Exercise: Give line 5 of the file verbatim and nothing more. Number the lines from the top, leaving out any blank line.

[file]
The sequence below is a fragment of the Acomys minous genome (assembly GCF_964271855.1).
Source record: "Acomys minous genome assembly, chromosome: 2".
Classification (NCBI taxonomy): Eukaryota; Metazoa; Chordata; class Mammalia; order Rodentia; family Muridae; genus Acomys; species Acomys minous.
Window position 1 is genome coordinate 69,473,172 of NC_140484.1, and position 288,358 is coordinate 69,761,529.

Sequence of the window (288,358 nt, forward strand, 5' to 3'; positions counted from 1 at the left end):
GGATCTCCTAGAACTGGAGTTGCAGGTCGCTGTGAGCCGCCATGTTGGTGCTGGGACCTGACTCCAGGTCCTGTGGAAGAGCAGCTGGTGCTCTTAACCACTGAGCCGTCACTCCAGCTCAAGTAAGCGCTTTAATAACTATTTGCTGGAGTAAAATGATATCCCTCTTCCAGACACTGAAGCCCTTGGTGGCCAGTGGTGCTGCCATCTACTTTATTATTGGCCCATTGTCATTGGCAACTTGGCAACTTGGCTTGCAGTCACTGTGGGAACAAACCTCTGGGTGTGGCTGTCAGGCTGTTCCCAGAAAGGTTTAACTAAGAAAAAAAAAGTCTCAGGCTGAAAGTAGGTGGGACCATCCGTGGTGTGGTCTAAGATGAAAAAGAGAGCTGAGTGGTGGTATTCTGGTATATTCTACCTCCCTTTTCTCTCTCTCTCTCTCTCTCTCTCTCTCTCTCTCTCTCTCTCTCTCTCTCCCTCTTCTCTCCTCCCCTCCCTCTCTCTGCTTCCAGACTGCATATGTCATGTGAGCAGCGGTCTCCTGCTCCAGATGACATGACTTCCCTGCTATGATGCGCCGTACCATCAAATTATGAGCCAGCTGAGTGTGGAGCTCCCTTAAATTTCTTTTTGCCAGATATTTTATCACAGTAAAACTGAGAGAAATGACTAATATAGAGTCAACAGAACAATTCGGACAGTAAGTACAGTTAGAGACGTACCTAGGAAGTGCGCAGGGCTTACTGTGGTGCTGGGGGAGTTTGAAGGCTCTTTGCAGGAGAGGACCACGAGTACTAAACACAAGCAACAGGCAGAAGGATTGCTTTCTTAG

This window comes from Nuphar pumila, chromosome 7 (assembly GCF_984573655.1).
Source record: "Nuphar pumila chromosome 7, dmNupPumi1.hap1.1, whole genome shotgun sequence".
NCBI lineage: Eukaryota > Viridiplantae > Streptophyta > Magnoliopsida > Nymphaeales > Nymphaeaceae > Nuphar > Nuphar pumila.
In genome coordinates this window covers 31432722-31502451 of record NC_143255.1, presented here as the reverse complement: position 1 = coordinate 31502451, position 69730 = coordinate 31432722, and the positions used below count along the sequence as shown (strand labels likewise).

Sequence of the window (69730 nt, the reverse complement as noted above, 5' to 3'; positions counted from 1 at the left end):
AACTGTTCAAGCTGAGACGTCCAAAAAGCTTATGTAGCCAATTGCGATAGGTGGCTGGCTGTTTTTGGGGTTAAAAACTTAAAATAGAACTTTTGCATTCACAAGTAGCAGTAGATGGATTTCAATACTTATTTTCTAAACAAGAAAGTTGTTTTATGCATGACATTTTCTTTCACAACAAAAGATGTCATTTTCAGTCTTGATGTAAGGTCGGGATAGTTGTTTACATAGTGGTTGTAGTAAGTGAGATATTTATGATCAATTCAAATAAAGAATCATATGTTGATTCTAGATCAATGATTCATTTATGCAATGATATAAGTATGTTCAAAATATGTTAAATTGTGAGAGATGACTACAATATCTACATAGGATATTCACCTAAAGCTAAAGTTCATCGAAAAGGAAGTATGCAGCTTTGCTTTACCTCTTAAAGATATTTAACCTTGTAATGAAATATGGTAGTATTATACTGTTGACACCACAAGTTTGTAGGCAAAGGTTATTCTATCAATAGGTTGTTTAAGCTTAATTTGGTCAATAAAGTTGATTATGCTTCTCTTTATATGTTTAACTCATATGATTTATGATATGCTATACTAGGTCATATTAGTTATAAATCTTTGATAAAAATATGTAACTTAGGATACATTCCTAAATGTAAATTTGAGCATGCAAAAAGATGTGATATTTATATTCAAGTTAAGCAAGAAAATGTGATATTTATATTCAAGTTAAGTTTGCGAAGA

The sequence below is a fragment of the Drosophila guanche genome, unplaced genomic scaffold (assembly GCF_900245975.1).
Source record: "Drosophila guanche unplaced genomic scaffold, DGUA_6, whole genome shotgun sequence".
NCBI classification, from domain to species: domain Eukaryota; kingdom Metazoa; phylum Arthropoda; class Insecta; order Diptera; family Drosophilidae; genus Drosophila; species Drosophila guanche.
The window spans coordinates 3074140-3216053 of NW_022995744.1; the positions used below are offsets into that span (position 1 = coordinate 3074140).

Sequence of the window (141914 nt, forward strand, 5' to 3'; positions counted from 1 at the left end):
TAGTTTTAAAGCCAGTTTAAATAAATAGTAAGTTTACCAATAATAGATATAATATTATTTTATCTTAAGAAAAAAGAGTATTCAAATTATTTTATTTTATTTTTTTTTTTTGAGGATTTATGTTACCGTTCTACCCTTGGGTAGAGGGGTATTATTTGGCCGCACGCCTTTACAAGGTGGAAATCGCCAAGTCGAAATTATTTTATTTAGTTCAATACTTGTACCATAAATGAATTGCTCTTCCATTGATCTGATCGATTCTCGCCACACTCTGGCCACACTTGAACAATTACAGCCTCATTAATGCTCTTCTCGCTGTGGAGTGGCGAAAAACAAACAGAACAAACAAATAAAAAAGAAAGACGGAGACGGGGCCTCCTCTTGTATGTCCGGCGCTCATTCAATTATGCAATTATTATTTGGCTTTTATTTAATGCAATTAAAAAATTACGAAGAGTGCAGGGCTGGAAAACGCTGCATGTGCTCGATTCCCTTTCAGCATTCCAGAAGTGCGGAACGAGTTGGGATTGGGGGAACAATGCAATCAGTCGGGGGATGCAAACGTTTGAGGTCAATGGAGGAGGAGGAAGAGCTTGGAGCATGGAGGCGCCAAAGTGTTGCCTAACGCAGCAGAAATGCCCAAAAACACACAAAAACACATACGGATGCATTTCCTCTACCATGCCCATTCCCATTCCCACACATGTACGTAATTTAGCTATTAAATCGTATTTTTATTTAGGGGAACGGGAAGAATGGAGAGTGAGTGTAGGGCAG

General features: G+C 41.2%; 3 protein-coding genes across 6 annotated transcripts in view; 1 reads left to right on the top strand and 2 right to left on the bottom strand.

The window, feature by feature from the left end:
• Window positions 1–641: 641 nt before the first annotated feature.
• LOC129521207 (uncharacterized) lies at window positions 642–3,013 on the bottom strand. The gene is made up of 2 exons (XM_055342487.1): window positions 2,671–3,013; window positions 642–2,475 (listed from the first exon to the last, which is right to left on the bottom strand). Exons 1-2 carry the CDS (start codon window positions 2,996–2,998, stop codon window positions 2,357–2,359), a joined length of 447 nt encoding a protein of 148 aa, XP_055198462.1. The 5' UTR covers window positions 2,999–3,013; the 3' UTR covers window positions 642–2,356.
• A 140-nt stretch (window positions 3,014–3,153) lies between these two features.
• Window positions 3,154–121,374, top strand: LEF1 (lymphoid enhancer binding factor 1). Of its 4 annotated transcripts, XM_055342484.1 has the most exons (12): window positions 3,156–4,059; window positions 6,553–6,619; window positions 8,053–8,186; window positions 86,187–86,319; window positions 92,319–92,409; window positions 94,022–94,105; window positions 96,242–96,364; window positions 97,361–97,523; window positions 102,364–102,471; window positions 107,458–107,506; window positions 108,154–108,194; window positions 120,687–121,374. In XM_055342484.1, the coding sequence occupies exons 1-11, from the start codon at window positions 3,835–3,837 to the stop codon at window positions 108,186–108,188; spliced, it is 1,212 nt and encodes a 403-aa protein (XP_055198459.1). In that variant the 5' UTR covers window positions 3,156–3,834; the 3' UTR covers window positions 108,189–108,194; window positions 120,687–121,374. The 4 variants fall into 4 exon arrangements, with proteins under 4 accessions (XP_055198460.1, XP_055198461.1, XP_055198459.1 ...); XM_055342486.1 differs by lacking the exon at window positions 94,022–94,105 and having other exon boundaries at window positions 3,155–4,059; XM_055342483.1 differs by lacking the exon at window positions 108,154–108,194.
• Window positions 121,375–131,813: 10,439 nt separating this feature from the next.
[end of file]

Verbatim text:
Sequence of the window (288,358 nt, forward strand, 5' to 3'; positions counted from 1 at the left end):